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Ball and tray on a Spring

  1. Jun 25, 2011 #1
    A 1.2 kg horizontaal uniform tray is attached to a vertical ideal spring of force constant 195N/m and a 275 g metal ball is in the tray. The spring is below the tray, so it can oscillate up and down. The tray is then pushed down 13 cm below its equilibrium point called point A and released from rest.

    how long does it take the ball to leave the tray from point A?

    So the time it took should equal T/4+ the time it takes to get to the spot it leaves at

    T=.5464

    x=Acos([itex]\omega[/itex]t)

    x is .07420
    A is .13

    [itex]\omega[/itex]=sqrt(k/m)=11.4979

    solving for t at dsiplacement 0 I get t=.0837

    so my total time is .22. Some reason that is not the right answer and i cant figure out where i went wrong
     
  2. jcsd
  3. Jun 25, 2011 #2

    gneill

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    How did you decide that x is .07420 ? The period, T= .5464 seconds looks okay for the tray+ball on the spring.

    Where do you suppose the "launch" point is?
     
  4. Jun 25, 2011 #3
    the launch point is at point A so -.13m

    for x I did -kx=mg

    x=mg/k

    1.475*9.81/195

    =.0742m
     
  5. Jun 26, 2011 #4

    gneill

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    Okay, so your x is the distance above point A where the spring+tray alone are at equilibrium (spring force balances gravitational force on tray). Let's call this point B.

    When the tray+ball just pass point B (on the way upwards) the tray is just beginning to experience a deceleration due to the sum of spring and gravitational forces on the tray being zero at point B. This deceleration is still much less than g , so the ball will remain in contact with the tray. It's not until the downward acceleration of the tray begins to exceed g that the ball and tray will part.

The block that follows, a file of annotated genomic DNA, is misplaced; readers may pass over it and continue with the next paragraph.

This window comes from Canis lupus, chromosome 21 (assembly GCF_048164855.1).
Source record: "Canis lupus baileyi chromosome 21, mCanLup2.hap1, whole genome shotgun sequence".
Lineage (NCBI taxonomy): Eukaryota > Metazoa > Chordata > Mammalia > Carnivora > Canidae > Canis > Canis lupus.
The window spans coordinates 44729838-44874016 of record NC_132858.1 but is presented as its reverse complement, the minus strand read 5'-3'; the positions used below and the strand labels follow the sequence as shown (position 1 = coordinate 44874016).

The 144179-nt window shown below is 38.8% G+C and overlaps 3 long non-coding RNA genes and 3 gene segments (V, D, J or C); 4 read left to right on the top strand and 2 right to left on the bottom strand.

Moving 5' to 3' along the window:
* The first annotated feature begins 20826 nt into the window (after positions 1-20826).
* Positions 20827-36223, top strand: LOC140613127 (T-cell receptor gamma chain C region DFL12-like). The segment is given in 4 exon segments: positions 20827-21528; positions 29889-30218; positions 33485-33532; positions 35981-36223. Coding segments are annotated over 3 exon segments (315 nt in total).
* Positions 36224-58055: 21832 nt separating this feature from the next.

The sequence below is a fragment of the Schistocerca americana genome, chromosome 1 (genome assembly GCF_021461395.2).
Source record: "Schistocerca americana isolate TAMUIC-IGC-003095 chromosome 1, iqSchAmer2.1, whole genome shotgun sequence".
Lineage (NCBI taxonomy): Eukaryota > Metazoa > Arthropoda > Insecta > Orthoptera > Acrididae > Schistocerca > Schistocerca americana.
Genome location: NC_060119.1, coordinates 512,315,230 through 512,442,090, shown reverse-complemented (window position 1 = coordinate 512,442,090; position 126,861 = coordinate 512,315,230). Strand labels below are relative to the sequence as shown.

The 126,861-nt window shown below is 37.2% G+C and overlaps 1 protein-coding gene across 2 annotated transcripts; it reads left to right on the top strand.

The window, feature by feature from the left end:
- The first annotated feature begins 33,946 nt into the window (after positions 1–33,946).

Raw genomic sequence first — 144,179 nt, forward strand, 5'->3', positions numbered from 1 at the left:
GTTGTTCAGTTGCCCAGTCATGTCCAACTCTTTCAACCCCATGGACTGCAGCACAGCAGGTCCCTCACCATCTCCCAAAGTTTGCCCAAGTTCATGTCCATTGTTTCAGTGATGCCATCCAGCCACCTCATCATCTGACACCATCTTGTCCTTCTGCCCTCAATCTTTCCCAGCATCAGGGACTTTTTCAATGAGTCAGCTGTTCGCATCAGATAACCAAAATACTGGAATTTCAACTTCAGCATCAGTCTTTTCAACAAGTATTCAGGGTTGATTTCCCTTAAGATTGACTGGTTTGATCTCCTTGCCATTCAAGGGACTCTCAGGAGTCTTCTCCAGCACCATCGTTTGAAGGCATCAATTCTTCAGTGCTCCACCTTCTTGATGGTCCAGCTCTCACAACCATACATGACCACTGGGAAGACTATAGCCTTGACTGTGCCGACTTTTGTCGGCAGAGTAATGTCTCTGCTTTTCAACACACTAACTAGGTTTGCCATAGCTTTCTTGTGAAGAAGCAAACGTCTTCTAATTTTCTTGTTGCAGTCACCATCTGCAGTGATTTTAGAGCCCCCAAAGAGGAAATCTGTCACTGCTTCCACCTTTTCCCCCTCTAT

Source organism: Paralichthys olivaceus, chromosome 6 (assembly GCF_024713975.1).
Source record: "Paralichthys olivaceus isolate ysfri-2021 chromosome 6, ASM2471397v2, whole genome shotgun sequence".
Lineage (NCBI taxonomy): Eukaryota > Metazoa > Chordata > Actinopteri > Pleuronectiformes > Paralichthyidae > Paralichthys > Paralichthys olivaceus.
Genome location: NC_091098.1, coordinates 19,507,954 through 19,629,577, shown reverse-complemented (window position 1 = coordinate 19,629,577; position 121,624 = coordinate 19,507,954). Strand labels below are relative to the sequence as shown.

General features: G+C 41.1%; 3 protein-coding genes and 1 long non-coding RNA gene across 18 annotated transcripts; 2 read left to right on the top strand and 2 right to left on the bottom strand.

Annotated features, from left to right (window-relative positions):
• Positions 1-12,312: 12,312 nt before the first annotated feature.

So, where will the downward acceleration of the tray be g? Hint: acceleration at g sounds like free-fall...
     
  6. Jun 26, 2011 #5
    but if you use x as .20 you cant take arccos
     
  7. Jun 26, 2011 #6

    gneill

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    Why would you be taking the arccos of a distance? Can't have (net) units in the arccos function argument...

    Where did your 0.20 (meters?) come from?
     
  8. Jun 26, 2011 #7
    because


    x=Acos([itex]\omega[/itex]t)



    im solving for t to add it to 1/4 the period.

    is that not the right way to go about this.
     
  9. Jun 26, 2011 #8

    gneill

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    In this case x must be less than the magnitude of the harmonic motion, A. So x/A is less than one.
     
  10. Jun 26, 2011 #9
    Yes and I did that, but my answer is wrong,so im wondering were I went wrong.
     
  11. Jun 26, 2011 #10

    gneill

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    I'm wondering, too. Perhaps you should share your methodology and calculations so that we can puzzle it out.
     
  12. Jun 26, 2011 #11
    (arccos(.0742/.13))/sqrt(k/m)=t=.08378

    .0837+ .1366=.22sec
     
  13. Jun 26, 2011 #12

    gneill

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    The question asks for the time from point A to the launch of the ball. You shouldn't have to include the time it takes to go from the spring-compressed position to point A.

    Also, if you take the point A to be the zero reference for the motion, and if you set t=0 at that point, the displacement will correspond to a sine function rather than a cosine function.

    A*sin(ω*0) = 0
    A*cos(ω*0) = A
     
  14. Jun 26, 2011 #13
    So the answer should be .189430 secs
    Thank you!
     
  15. Jun 26, 2011 #14

    gneill

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    That value looks a bit large to me. What was the calculation?
     
  16. Jun 26, 2011 #15
    .1366+

    arcsin(.0742/.13)/sqrt(195/1.75)=.05754489

    if you round its .19secs
     
  17. Jun 26, 2011 #16

    gneill

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    Your total mass value looks high; 1.2kg + 0.275kg = 1.475kg

    Why are you adding 0.1366? You only want the time from point A to the launch.
     
  18. Jun 26, 2011 #17
    because point A is at 13cm below the equilibrium spot and that is 1/4 of the period

    and isnt 1.2+.275=1.475
     
  19. Jun 26, 2011 #18

    gneill

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    You had written: arcsin(.0742/.13)/sqrt(195/1.75)=.05754489
    So the mass you used was 1.75(kg). Presumably this was a typo?

    Point A is the equilibrium level:
     
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